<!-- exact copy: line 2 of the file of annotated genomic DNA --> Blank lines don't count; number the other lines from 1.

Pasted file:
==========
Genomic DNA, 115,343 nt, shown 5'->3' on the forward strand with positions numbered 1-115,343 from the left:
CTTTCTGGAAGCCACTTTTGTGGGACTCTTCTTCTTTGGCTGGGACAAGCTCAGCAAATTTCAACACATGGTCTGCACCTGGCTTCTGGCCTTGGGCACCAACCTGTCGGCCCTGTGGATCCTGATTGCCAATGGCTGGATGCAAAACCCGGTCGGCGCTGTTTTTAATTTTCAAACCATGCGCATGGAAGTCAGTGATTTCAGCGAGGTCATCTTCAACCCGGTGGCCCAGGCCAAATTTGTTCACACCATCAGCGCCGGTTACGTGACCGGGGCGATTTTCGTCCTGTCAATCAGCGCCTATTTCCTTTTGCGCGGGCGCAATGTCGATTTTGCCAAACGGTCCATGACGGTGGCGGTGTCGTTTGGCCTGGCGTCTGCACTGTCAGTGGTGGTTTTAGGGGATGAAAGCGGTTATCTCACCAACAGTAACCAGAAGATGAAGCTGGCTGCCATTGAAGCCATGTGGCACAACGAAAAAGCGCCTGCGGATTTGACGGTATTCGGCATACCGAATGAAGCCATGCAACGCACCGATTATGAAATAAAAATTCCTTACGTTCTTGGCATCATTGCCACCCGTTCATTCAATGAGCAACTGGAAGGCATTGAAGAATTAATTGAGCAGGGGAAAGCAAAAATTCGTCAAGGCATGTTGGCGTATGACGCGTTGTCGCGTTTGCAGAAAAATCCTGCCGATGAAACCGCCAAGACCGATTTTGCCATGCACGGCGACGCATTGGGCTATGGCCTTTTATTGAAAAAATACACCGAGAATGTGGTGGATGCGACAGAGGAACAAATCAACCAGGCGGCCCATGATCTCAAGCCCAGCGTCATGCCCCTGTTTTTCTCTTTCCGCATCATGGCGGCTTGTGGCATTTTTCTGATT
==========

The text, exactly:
CTTTCTGGAAGCCACTTTTGTGGGACTCTTCTTCTTTGGCTGGGACAAGCTCAGCAAATTTCAACACATGGTCTGCACCTGGCTTCTGGCCTTGGGCACCAACCTGTCGGCCCTGTGGATCCTGATTGCCAATGGCTGGATGCAAAACCCGGTCGGCGCTGTTTTTAATTTTCAAACCATGCGCATGGAAGTCAGTGATTTCAGCGAGGTCATCTTCAACCCGGTGGCCCAGGCCAAATTTGTTCACACCATCAGCGCCGGTTACGTGACCGGGGCGATTTTCGTCCTGTCAATCAGCGCCTATTTCCTTTTGCGCGGGCGCAATGTCGATTTTGCCAAACGGTCCATGACGGTGGCGGTGTCGTTTGGCCTGGCGTCTGCACTGTCAGTGGTGGTTTTAGGGGATGAAAGCGGTTATCTCACCAACAGTAACCAGAAGATGAAGCTGGCTGCCATTGAAGCCATGTGGCACAACGAAAAAGCGCCTGCGGATTTGACGGTATTCGGCATACCGAATGAAGCCATGCAACGCACCGATTATGAAATAAAAATTCCTTACGTTCTTGGCATCATTGCCACCCGTTCATTCAATGAGCAACTGGAAGGCATTGAAGAATTAATTGAGCAGGGGAAAGCAAAAATTCGTCAAGGCATGTTGGCGTATGACGCGTTGTCGCGTTTGCAGAAAAATCCTGCCGATGAAACCGCCAAGACCGATTTTGCCATGCACGGCGACGCATTGGGCTATGGCCTTTTATTGAAAAAATACACCGAGAATGTGGTGGATGCGACAGAGGAACAAATCAACCAGGCGGCCCATGATCTCAAGCCCAGCGTCATGCCCCTGTTTTTCTCTTTCCGCATCATGGCGGCTTGTGGCATTTTTCTGATT